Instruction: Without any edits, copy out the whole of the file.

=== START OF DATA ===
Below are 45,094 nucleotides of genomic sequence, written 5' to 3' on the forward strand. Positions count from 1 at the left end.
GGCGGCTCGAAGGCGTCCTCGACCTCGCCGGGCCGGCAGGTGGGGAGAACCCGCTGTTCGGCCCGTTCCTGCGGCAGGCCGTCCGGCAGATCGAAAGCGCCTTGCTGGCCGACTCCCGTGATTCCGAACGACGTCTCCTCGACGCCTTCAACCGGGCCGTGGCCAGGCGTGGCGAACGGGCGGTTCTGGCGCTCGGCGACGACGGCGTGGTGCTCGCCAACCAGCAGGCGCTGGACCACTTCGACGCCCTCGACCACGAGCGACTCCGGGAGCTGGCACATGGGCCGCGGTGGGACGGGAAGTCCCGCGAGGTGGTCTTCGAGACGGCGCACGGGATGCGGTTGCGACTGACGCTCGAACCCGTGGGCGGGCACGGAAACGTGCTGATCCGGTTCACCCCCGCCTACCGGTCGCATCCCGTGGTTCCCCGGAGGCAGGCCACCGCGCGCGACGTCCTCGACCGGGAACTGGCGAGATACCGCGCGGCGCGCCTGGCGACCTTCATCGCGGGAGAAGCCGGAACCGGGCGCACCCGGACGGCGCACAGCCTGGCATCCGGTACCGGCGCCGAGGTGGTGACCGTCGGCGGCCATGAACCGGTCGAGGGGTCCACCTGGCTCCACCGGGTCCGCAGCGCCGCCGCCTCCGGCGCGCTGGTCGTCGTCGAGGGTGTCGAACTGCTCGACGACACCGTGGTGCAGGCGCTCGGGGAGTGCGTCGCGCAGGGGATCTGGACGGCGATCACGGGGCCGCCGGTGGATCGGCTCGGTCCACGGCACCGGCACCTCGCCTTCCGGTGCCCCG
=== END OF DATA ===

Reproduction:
Below are 45,094 nucleotides of genomic sequence, written 5' to 3' on the forward strand. Positions count from 1 at the left end.
GGCGGCTCGAAGGCGTCCTCGACCTCGCCGGGCCGGCAGGTGGGGAGAACCCGCTGTTCGGCCCGTTCCTGCGGCAGGCCGTCCGGCAGATCGAAAGCGCCTTGCTGGCCGACTCCCGTGATTCCGAACGACGTCTCCTCGACGCCTTCAACCGGGCCGTGGCCAGGCGTGGCGAACGGGCGGTTCTGGCGCTCGGCGACGACGGCGTGGTGCTCGCCAACCAGCAGGCGCTGGACCACTTCGACGCCCTCGACCACGAGCGACTCCGGGAGCTGGCACATGGGCCGCGGTGGGACGGGAAGTCCCGCGAGGTGGTCTTCGAGACGGCGCACGGGATGCGGTTGCGACTGACGCTCGAACCCGTGGGCGGGCACGGAAACGTGCTGATCCGGTTCACCCCCGCCTACCGGTCGCATCCCGTGGTTCCCCGGAGGCAGGCCACCGCGCGCGACGTCCTCGACCGGGAACTGGCGAGATACCGCGCGGCGCGCCTGGCGACCTTCATCGCGGGAGAAGCCGGAACCGGGCGCACCCGGACGGCGCACAGCCTGGCATCCGGTACCGGCGCCGAGGTGGTGACCGTCGGCGGCCATGAACCGGTCGAGGGGTCCACCTGGCTCCACCGGGTCCGCAGCGCCGCCGCCTCCGGCGCGCTGGTCGTCGTCGAGGGTGTCGAACTGCTCGACGACACCGTGGTGCAGGCGCTCGGGGAGTGCGTCGCGCAGGGGATCTGGACGGCGATCACGGGGCCGCCGGTGGATCGGCTCGGTCCACGGCACCGGCACCTCGCCTTCCGGTGCCCCG